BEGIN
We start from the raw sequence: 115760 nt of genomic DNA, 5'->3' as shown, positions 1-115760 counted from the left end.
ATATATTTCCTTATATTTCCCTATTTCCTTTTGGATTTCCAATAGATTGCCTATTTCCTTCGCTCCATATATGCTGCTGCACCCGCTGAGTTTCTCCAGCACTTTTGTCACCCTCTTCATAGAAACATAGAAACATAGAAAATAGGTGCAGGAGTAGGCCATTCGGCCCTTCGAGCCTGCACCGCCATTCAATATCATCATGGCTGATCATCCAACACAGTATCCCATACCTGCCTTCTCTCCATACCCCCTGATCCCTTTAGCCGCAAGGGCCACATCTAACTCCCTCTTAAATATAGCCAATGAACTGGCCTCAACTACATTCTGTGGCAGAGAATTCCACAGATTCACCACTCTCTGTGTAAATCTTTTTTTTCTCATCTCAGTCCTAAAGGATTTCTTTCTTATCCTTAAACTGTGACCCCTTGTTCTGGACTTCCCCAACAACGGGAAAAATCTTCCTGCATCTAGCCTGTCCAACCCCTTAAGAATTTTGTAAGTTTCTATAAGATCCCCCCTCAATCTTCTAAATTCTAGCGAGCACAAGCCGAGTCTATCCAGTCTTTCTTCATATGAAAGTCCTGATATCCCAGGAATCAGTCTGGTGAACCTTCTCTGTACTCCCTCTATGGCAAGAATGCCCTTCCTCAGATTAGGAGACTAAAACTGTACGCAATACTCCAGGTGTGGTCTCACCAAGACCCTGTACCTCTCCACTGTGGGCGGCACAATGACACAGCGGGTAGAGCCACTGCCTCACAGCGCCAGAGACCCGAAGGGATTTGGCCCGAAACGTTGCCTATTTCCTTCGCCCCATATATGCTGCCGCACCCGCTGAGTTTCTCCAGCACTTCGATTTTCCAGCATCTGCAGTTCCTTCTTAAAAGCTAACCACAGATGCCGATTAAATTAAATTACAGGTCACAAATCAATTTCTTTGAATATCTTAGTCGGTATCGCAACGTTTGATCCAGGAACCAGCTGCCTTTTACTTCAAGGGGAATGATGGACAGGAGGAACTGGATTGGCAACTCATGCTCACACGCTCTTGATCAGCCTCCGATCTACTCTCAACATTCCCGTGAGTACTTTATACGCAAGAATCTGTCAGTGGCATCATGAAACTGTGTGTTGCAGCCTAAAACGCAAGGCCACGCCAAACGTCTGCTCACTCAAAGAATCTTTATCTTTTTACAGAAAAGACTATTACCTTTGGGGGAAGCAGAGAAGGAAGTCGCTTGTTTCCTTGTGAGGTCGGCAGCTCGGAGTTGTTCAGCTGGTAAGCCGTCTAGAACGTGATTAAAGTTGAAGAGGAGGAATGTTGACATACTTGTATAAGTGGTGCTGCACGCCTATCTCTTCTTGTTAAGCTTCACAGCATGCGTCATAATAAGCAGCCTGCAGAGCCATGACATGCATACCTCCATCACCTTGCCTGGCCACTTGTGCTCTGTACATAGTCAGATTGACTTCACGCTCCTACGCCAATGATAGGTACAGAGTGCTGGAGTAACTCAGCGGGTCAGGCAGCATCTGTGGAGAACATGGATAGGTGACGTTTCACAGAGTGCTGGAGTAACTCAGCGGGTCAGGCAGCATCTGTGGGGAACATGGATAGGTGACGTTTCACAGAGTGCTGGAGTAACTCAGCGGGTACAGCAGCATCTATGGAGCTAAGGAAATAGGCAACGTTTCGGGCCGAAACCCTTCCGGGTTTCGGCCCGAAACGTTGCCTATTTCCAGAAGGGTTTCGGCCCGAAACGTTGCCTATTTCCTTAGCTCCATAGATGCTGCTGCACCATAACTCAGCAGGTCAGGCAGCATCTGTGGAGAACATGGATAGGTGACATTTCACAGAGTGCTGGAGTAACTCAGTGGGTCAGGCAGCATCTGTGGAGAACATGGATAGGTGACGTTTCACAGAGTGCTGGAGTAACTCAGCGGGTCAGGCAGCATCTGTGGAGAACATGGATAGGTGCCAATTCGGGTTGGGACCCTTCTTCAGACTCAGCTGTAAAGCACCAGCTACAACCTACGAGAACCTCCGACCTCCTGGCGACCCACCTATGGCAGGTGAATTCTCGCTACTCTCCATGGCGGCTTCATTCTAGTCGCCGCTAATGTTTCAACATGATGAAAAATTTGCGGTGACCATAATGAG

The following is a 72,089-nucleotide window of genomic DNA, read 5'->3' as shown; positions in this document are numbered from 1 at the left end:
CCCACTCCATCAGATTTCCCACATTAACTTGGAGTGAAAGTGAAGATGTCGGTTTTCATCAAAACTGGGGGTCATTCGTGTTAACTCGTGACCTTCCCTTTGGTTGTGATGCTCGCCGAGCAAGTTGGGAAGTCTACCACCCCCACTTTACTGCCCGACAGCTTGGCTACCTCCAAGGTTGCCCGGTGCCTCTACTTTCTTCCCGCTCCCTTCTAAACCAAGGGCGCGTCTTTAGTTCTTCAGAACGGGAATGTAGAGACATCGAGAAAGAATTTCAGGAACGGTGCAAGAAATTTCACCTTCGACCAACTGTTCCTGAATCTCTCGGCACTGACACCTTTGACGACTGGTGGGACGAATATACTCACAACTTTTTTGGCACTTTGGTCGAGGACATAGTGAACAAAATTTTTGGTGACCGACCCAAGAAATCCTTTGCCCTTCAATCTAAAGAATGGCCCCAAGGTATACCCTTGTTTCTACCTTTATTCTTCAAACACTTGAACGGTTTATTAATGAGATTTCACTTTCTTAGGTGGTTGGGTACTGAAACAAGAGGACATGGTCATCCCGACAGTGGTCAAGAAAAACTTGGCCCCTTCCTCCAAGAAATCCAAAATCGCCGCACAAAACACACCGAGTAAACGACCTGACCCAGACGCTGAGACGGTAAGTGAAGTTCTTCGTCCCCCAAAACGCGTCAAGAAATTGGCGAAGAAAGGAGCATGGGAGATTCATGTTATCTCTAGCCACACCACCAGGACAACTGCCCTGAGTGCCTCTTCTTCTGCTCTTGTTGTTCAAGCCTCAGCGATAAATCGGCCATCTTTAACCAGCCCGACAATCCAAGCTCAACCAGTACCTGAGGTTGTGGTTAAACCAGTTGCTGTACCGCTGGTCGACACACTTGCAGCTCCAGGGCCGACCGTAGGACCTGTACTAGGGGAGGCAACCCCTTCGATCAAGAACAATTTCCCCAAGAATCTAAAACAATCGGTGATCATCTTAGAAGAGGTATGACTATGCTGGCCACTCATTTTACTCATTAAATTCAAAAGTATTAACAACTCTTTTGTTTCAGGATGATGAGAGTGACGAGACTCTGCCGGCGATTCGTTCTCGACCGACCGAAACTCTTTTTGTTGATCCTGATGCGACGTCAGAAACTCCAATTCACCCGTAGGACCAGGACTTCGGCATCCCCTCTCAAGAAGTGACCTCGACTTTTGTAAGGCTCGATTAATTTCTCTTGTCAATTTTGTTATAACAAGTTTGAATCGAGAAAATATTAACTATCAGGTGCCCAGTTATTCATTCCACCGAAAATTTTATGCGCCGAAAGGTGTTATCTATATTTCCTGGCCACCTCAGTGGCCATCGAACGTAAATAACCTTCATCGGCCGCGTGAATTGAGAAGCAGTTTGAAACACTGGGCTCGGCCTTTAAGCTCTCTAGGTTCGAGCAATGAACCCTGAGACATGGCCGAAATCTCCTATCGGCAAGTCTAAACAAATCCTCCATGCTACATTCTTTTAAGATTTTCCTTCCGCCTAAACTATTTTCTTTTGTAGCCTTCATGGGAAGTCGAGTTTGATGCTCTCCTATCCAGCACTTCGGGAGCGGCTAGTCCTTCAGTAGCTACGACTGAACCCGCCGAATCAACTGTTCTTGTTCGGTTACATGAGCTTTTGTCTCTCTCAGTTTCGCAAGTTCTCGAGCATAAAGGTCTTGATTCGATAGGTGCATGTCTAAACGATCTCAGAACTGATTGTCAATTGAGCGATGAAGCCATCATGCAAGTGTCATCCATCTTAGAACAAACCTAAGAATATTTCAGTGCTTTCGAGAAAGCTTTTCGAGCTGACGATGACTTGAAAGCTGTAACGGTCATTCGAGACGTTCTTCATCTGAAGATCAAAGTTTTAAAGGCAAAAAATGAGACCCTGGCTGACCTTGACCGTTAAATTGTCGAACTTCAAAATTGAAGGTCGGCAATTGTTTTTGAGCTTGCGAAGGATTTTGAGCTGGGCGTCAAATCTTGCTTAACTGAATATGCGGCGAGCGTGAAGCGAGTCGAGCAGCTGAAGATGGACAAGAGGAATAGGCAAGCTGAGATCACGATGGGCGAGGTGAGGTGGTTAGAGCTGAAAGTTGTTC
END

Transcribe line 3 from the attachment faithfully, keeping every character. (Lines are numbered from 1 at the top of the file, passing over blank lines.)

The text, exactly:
The following is a 72,089-nucleotide window of genomic DNA, read 5'->3' as shown; positions in this document are numbered from 1 at the left end: